IBM is picking up deals for its PowerPC 64-bit chip set, intensifying its rivalry with Intel's Itanium.
Last week Microsoft chose the PowerPC chip for its Xbox 2. The software giant is also using the the 64-bit chip extensively in its own enterprise servers alongside Intel processors, and possibly AMD in future, for 32-bit applications.
The Microsoft agreement follows original equipment manufacturer deals for the Apple Mac, Nintendo Gamecube and Sony PlayStation.
David Valentine, IBM's Linux EMEA sales manager, said: "The PowerPC is designed for very high floating point applications and is suited to rendering for animation, making it ideal for gaming. The agreements give us economies of scale.
The same features are suited to specific enterprise applications. "Scientific and technical customers requiring high memory bandwidth and low latency discovered they were reaching the performance edges of 64-bit Intel [Itanium 2]," claimed Valentine.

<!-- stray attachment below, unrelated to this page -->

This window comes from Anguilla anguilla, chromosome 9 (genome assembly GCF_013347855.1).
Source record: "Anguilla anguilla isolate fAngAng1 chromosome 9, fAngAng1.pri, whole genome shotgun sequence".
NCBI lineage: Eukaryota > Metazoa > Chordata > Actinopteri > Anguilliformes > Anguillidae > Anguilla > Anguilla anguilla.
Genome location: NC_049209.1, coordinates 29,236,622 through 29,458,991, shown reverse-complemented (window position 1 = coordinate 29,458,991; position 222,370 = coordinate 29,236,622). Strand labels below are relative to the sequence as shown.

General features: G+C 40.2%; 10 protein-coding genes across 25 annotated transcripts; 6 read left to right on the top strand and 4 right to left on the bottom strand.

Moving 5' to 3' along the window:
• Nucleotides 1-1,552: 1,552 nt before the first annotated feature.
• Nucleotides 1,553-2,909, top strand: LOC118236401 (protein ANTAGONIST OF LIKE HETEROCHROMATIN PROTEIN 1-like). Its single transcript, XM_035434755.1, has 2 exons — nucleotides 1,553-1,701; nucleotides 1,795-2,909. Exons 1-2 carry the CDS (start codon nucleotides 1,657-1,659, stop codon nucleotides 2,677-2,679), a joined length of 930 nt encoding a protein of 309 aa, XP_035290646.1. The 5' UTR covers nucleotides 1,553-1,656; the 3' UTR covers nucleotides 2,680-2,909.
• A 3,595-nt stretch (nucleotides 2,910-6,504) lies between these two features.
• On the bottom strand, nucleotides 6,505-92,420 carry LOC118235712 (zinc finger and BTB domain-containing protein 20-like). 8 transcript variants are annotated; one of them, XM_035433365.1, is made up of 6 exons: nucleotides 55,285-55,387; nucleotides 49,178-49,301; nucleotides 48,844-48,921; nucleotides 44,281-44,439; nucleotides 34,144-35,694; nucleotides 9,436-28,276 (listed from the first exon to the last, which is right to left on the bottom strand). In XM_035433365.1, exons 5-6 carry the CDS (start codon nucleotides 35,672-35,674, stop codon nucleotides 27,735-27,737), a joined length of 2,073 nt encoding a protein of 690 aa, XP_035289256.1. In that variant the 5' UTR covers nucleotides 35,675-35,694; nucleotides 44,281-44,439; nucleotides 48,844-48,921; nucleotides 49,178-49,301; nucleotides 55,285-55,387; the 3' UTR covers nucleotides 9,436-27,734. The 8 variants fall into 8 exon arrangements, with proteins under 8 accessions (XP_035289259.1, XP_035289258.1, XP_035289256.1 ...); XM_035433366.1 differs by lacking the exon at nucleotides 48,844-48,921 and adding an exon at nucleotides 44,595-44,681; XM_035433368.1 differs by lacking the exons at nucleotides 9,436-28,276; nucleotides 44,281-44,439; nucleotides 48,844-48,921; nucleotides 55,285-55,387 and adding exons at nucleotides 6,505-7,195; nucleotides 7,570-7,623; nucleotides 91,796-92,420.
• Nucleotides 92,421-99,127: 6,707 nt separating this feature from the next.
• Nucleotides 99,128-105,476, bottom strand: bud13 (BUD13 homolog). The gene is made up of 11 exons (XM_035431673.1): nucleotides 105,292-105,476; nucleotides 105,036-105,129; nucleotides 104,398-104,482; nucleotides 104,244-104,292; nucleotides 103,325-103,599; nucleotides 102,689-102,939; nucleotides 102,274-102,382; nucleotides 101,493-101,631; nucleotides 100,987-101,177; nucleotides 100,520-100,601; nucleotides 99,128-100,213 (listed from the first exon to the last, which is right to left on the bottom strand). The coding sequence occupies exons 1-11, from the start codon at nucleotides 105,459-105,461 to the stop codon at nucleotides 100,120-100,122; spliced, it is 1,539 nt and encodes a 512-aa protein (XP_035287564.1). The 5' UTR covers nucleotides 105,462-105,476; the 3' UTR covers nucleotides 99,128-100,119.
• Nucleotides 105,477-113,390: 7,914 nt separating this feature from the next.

"The problem was overcome by using PowerPC-based clusters."
As part of its recent JS20 BladeCenter announcement, IBM offered the choice of a 64-bit PowerPC-based blade at the same price as one using a 32-bit Intel Xeon processor ($2,699).
IBM's BladeCenter can be connected to any of its i-, p- or xSeries ranges and allows a mix of processors. An AMD Opteron (32-/64-bit) blade is likely to be available next year.
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